Today, Pisces IV and its sister Pisces V spend most of their time diving near Hawaiʻi. Both are contained on the R/V Ka‘imikai-o-Kanaloa.[3] The subs are serviced between dives on the ship's deck, and are ready for launch on the next day, and one is generally kept on deck in ready status for the majority of any cruise.[2]

The majority of information gathered by the sub comes from its two cameras, one of which is generally on at all times. Pisces VI is equipped with a single "bright light" camera and low-power black and white camera, both of which can be controlled by scientists on board as seen fit. The low-power camera is used to record the activities of organisms that otherwise respond poorly to bright light.[3] Another, higher-definition camera is also available.[2]

Samples are collected by a pair of manipulator arms; skilled pilots can use the sub's two arms, the right one more versatile than the left, to collect samples and store them in a mounted basket for later evaluation. The manipulator arms are also used to place temperature probes in hydrothermal vents, and occasionally for movement instead of thrusters, in order to avoid disturbing sediment.[3]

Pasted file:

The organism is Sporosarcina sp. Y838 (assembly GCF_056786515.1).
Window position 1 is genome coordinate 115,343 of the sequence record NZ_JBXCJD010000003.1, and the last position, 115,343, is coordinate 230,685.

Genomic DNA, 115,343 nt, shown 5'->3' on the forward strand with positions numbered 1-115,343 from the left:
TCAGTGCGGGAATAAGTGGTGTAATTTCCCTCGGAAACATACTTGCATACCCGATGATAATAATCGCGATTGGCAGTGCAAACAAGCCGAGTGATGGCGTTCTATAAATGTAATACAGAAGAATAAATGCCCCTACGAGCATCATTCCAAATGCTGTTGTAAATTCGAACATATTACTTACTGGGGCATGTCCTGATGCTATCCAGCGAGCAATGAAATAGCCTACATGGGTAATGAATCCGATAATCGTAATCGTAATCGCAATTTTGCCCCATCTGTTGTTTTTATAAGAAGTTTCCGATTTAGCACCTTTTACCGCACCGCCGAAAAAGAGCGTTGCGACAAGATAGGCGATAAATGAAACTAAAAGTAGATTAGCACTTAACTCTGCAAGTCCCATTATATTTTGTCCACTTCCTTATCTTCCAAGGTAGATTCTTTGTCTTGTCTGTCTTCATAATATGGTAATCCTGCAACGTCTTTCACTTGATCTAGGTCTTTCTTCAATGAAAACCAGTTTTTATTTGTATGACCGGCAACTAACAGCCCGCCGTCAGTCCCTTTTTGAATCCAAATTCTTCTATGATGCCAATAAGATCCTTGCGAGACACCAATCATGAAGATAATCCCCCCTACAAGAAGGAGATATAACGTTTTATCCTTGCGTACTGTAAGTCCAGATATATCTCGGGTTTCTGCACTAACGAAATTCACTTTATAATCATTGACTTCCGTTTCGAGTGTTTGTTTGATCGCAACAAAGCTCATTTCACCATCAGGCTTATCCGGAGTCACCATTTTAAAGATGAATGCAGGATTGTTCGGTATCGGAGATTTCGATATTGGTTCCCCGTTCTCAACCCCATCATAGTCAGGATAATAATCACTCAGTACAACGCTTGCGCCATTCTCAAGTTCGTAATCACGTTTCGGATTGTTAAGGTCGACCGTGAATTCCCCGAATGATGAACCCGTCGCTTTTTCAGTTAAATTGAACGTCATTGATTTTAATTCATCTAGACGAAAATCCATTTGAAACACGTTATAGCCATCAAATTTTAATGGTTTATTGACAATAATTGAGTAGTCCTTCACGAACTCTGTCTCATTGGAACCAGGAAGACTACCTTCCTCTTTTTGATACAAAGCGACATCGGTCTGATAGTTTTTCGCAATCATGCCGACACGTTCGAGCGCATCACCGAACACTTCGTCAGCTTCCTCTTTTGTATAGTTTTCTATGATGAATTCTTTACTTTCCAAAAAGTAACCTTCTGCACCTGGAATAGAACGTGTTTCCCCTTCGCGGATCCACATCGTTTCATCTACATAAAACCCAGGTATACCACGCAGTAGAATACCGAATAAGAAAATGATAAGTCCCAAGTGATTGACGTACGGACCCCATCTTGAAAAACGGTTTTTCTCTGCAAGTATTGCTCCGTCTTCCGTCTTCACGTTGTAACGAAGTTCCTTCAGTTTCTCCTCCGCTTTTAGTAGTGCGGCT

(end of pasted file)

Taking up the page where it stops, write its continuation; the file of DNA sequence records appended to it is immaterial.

References

  1. 1.00 1.01 1.02 1.03 1.04 1.05 1.06 1.07 1.08 1.09 1.10 "Pisces IV Specifications". SOEST. Archived from the original on 27 May 2002. http://web.archive.org/20020527202745/www.soest.hawaii.edu/HURL/pisces_IV_specs.html. Retrieved 27 November 2010. 
  2. 2.0 2.1 2.2 Smith, John R.; et al. (2009). "Science User's Guide: for HOVs Pisces IV & V, ROV RCV-150, and R/V Kaʻimikai-o-Kanaloa". NOAA. Archived from the original on 11 April 2009. http://web.archive.org/20090411070917/www.soest.hawaii.edu/HURL/HURL_Science_Users_Guide_2009_rev1-1.pdf. Retrieved 27 November 2010. 
  3. 3.0 3.1 3.2 3.3 "The Pisces V and Pisces IV". NOAA. 2 March 2006. http://oceanexplorer.noaa.gov/technology/subs/pisces/pisces.html. Retrieved 27 November 2010. 
  4. "Short History". Canadian Scientific Submersible Facility. 2008. http://www.ropos.com/index.php?option=com_content&view=article&id=2&Itemid=6. Retrieved 27 November 2010. 
  5. "Pisces V Specifications". SOEST. Archived from the original on 24 May 1998. http://web.archive.org/19980524062046/www.soest.hawaii.edu/HURL/hurl_pisces_V_specs.html. Retrieved 27 November 2010. 
  6. Hicks, Tara. "Researchers find 1941 Japanese midget sub off Pearl Harbor". Press release. SOEST. http://www.soest.hawaii.edu/SOEST_News/PressReleases/Japanese%20mini%20sub.htm. Retrieved 29 November 2010. 
  7. "The Search for the World War II Japanese Midget Submarine Sunk off Pearl Harbor, Dec. 7, 1941". SOEST. Archived from the original on 18 October 2002. http://web.archive.org/20021018184344/www.soest.hawaii.edu/HURL/midget.html. Retrieved 29 November 2010. 

This page uses Creative Commons Licensed content from Wikipedia (view authors).
Advertisement